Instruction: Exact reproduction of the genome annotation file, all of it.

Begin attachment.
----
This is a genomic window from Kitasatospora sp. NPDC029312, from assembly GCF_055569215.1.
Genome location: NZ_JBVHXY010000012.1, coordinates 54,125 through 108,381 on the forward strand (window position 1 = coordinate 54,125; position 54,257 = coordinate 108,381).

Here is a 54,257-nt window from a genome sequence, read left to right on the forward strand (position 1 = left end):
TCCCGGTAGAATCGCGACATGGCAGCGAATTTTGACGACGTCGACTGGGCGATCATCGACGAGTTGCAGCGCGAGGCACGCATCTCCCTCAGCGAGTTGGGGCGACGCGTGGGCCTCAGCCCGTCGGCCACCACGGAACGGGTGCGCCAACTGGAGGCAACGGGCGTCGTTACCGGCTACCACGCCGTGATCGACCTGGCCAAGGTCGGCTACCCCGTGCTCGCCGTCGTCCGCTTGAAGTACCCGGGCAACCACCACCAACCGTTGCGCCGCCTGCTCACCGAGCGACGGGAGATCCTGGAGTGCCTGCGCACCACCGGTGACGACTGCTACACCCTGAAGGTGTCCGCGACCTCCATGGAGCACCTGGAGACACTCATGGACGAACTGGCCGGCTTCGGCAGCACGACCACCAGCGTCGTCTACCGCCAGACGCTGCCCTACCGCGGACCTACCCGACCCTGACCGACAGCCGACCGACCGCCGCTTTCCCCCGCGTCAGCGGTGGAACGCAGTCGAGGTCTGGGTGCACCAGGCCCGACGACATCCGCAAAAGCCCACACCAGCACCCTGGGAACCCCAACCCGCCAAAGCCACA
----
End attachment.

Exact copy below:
This is a genomic window from Kitasatospora sp. NPDC029312, from assembly GCF_055569215.1.
Genome location: NZ_JBVHXY010000012.1, coordinates 54,125 through 108,381 on the forward strand (window position 1 = coordinate 54,125; position 54,257 = coordinate 108,381).

Here is a 54,257-nt window from a genome sequence, read left to right on the forward strand (position 1 = left end):
TCCCGGTAGAATCGCGACATGGCAGCGAATTTTGACGACGTCGACTGGGCGATCATCGACGAGTTGCAGCGCGAGGCACGCATCTCCCTCAGCGAGTTGGGGCGACGCGTGGGCCTCAGCCCGTCGGCCACCACGGAACGGGTGCGCCAACTGGAGGCAACGGGCGTCGTTACCGGCTACCACGCCGTGATCGACCTGGCCAAGGTCGGCTACCCCGTGCTCGCCGTCGTCCGCTTGAAGTACCCGGGCAACCACCACCAACCGTTGCGCCGCCTGCTCACCGAGCGACGGGAGATCCTGGAGTGCCTGCGCACCACCGGTGACGACTGCTACACCCTGAAGGTGTCCGCGACCTCCATGGAGCACCTGGAGACACTCATGGACGAACTGGCCGGCTTCGGCAGCACGACCACCAGCGTCGTCTACCGCCAGACGCTGCCCTACCGCGGACCTACCCGACCCTGACCGACAGCCGACCGACCGCCGCTTTCCCCCGCGTCAGCGGTGGAACGCAGTCGAGGTCTGGGTGCACCAGGCCCGACGACATCCGCAAAAGCCCACACCAGCACCCTGGGAACCCCAACCCGCCAAAGCCACA